- Sue Randall as Miss Alice Landers (October 16, 1958 – June 20, 1963), Beaver's teacher, replacing Miss Canfield
- Doris Packer as Mrs. Rayburn, the principal of Grant Avenue Grammar School
- Stephen Talbot as Gilbert Bates (March 19, 1959 – June 6, 1963): Before settling in Mayfield, the Bates family traveled a lot due to Gilbert's father's work, and "Gil", as his father John Bates calls him, tends to make up stories about his family in order to get his classmates to accept him. He is referred to as Gilbert Harrison in the episode "The Dramatic Club" (March 11, 1961).
- Rusty Stevens as Larry Mondello (November 22, 1957 – 1960)
- Madge Blake as Margaret Mondello, Larry's mother
- Richard Correll as Richard Rickover (April 30, 1960 – October 18, 1962)
- Stanley Fafara as Hubert "Whitey" Whitney (October 4, 1957 – June 6, 1963)
- Jeri Weil as Judy Hensler (October 4, 1957 – October 15, 1960)
- Burt Mustin as Gus the fireman, head of Auxiliary Firehouse No. 7 (October 4, 1957 – February 24, 1962)
- Frank Bank as Clarence "Lumpy" Rutherford
- Richard Deacon as Fred Rutherford, Lumpy's pompous, demanding father and Ward Cleaver's equally pompous, smug co-worker
- Buddy Hart as Chester Anderson
- Tiger Fafara (Stanley Fafara's brother) as Tooey Brown, Wally's friend
- Pamela Baird as Mary Ellen Rogers (April 16, 1958 – June 20, 1963), Wally's first girlfriend
- Cheryl Holdridge as Julie Foster (January 7, 1961 – April 11, 1963), another of Wally's girlfriends
|First aired||Last aired|
|Pilot||April 23, 1957|
|1||39||October 4, 1957||July 16, 1958|
|2||39||October 2, 1958||June 25, 1959|
|3||39||October 3, 1959||June 25, 1960|
|4||39||October 1, 1960||June 24, 1961|
|5||39||September 30, 1961||June 30, 1962|
|6||39||September 27, 1962||June 20, 1963|
The pilot, titled "It's a Small World", aired on April 23, 1957. It featured Max Showalter (credited as Casey Adams) as Ward Cleaver, and Paul Sullivan as Wally Cleaver. TBS re-aired the pilot on October 4, 1987, to commemorate the show's 30th anniversary. TV Land re-aired it on October 6, 2007, as part of their twenty-four-hour marathon to commemorate the show's 50th anniversary. It is also available as a bonus episode on the season-one DVD. 234 episodes followed.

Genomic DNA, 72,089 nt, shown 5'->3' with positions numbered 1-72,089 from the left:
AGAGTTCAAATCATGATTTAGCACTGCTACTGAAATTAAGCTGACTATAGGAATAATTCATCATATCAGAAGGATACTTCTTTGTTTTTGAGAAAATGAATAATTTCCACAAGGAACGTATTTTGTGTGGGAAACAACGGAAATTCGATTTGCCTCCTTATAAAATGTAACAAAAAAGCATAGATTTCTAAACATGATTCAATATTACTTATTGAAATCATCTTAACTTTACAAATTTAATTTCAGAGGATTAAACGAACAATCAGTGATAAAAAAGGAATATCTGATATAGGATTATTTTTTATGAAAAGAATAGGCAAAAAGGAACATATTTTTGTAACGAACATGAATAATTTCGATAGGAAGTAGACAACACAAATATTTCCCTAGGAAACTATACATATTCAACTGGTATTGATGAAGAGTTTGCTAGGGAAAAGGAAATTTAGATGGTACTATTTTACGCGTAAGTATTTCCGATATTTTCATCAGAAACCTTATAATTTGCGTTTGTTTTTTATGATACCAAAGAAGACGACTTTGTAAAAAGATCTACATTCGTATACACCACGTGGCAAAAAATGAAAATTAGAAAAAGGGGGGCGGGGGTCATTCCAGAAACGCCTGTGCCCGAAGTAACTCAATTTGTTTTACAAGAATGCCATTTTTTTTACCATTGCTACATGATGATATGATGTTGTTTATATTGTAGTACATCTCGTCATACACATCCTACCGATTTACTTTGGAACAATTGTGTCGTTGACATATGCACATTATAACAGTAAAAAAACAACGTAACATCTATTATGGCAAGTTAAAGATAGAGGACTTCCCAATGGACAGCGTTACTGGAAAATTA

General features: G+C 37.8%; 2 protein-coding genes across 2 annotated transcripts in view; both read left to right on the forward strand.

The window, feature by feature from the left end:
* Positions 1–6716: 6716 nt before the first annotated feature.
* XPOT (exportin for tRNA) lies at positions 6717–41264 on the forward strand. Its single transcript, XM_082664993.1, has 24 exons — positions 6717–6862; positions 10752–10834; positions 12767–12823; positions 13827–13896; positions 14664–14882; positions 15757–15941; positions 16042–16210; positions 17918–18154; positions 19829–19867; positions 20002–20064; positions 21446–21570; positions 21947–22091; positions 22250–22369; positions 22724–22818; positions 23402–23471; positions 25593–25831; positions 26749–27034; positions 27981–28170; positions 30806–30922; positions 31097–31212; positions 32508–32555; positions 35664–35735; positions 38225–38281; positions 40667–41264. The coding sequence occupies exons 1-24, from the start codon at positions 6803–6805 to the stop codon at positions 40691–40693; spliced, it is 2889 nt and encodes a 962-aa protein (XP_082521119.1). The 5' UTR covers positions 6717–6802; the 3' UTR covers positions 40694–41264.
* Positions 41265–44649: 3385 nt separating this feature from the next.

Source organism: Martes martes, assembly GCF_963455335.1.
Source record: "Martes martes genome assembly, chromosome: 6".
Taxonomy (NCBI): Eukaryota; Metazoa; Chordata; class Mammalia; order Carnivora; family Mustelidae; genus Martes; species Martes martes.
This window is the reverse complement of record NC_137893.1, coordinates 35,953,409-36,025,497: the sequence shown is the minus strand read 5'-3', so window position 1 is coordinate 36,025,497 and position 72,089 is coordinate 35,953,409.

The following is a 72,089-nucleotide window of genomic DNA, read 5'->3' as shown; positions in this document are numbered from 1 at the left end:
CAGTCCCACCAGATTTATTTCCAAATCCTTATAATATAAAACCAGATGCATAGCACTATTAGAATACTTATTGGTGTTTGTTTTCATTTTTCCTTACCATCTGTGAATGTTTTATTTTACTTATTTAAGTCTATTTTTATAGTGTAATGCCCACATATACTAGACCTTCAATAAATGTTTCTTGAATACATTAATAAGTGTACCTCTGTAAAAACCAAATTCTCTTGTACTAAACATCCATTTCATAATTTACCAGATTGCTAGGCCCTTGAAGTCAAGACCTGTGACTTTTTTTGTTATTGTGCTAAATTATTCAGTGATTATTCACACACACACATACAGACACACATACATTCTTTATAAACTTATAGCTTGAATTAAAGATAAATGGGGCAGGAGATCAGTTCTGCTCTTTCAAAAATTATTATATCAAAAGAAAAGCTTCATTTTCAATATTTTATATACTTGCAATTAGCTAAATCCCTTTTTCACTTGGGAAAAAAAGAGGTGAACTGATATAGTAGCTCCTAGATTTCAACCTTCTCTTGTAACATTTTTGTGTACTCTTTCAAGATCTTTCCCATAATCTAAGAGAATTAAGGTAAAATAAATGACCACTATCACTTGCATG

A voice-over by Hugh Beaumont precedes each episode in the first season, providing a background to that episode's theme, though these are omitted in airings on TV Land.
Opening titles edit
Season one: The characters are not shown. A drawing of a street, viewed from above, displays the credits in wet concrete.
Season two: Ward and June, standing at the bottom of the stairs, see the boys off to school as they come down the stairs and exit the front door.
Season three: Ward and June enter the boys' bedroom to wake them.
Season four: Ward and June open the front door and stand on the stoop. As Wally, followed by Beaver, leave for school, June hands them their lunches; Ward gives them their jackets.
Season five: June takes refreshments to the men in the front yard.
Season six: June, carrying a picnic basket, walks from the front door towards the car. Ward, carrying a thermos jug for the picnic, is next, followed in quick succession by Wally. Beaver, lagging behind, runs out, slamming the door behind him. Ward, with June in the passenger seat and the boys in back, then reverses toward the camera.
Musical theme edit
The show's playfully-bouncy theme tune, which became as much of a show trademark as Beaver's baseball cap or Eddie Haskell's false obsequiousness, was "The Toy Parade," composed by David Kahn, Melvyn Leonard, and Mort Greene. For the final season, however, the song was given a jazz-like arrangement by veteran composer / arranger Pete Rugolo.
Reruns of the show became part of CBS affiliates' lineups in the mornings for several years. TBS aired the show for many years in the late 1980s. TV Land began airing it in July 1998, and MeTV in May 2013. Today, NBC Universal Television owns the syndication rights and all properties related to the series.
A made-for-television reunion movie, Still the Beaver, appeared in 1983. The main original cast appeared, except for Beaumont, who had died the previous year. Ward Cleaver was still a presence, however: the film's story used numerous flashbacks to the original show, as it followed young-adult Beaver's struggle to reconcile divorce and newly minted single fatherhood, straining to cope with what his father might or might not have done, as he faces the possibility of his widowed mother selling their childhood home. June Cleaver is later elected to the Mayfield City Council.